Nothing stops the groove — that's been the mantra of jazz great Arturo O'Farrill and his Afro Latin Jazz Orchestra.

The day after September 11th, O'Farrill and his big band played at Birdland Jazz Club to keep the music going when other musicians couldn't make it. Now, Birdland is closed due to coronavirus pandemic restrictions, so the band is taking its weekly show online, this time raising awareness for an emergency musicians’ fund organized by O'Farrill and his nonprofit Afro Latin Jazz Alliance.

What You Need To Know

  • Arturo O'Farrill, Afro Latin Jazz Alliance, organize emergency musicians’ fund.

  • Fund is meant to help musicians struggling with no live shows amid the pandemic.

  • Organizers say it helps those who may fall between the cracks of other emegency funds.

"Birdland, I've been at for 25 years on Sundays, and all of sudden it goes dark and all of sudden there's no performances,” he told NY1. “I know some of these folks are really, really hurting. This is catastrophic for some of my musicians.”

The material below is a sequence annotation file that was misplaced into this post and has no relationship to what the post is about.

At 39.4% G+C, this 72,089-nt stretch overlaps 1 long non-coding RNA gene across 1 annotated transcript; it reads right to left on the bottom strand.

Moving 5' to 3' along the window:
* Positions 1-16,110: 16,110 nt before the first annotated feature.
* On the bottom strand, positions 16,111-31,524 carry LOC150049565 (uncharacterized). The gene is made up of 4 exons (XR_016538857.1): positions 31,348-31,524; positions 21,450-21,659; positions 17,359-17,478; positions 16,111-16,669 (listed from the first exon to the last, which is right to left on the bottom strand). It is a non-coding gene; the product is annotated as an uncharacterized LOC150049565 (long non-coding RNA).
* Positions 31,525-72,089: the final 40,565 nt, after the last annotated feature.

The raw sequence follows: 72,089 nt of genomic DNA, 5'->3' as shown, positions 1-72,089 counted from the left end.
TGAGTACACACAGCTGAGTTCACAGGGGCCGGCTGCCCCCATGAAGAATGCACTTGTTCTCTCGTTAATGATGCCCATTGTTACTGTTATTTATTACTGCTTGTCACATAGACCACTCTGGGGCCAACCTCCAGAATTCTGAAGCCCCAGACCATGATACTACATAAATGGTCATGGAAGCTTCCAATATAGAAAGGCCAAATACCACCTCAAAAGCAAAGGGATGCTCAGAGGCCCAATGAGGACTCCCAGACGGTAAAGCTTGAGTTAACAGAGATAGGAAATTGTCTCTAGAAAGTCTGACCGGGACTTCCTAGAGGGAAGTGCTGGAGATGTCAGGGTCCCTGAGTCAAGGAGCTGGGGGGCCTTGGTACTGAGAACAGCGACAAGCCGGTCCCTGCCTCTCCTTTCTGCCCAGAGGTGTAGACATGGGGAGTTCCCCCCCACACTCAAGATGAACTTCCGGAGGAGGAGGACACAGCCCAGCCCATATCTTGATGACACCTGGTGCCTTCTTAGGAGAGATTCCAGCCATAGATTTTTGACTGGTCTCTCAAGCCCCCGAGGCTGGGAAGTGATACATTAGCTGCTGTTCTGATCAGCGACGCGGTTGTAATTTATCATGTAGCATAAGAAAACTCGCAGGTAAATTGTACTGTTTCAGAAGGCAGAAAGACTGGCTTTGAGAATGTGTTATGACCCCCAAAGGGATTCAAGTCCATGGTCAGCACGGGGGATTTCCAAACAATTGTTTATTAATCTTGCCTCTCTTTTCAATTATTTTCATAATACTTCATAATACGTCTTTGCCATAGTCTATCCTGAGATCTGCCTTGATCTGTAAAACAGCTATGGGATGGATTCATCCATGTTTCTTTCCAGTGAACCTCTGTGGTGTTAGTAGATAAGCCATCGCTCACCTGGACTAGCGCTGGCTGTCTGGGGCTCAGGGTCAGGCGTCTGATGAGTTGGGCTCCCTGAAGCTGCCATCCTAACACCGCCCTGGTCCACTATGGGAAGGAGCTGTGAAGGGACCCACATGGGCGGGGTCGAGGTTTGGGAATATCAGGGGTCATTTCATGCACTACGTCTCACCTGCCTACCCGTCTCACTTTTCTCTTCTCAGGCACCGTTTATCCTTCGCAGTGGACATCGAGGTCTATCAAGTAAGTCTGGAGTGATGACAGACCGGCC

The fund is designed to help musicians like Abdulrahman Amer, a trombone player who lives in Brooklyn and is just scraping by — a drastic turn for the 22-year-old, whose star was rising.

"To be honest, to be 100 percent real, I was probably going to have the most work of my entire life, the most opportunity, to interact and touch new souls,” he said. “Also, financially, I'm not going to lie, it was going to be fruitful.”

Bass player BamBam Rodriquez is also being helped by the fund. He is struggling, but plays to raise awareness and, hopefully, donations.

"We can always all help each other,” he said. “It doesn't matter if you're also struggling. I think the point is that: to support each other, all of us.”

Organizers say this fund helps those who may fall between the cracks of other emergency funds.

"Many of our musicians are immigrant who are legally in the country, but they are not residents, so they have a special performing visa and they don't qualify for emergency funds,” Marietta Ulacia, the ALJA executive director, told us via Zoom. “We do not ask about immigration status.”

The fund is helping nearly 100 musicians. But, with more donations, it hopes to expand — and, of course, continue the music.


Main story image courtesy of Laura Diliberto.



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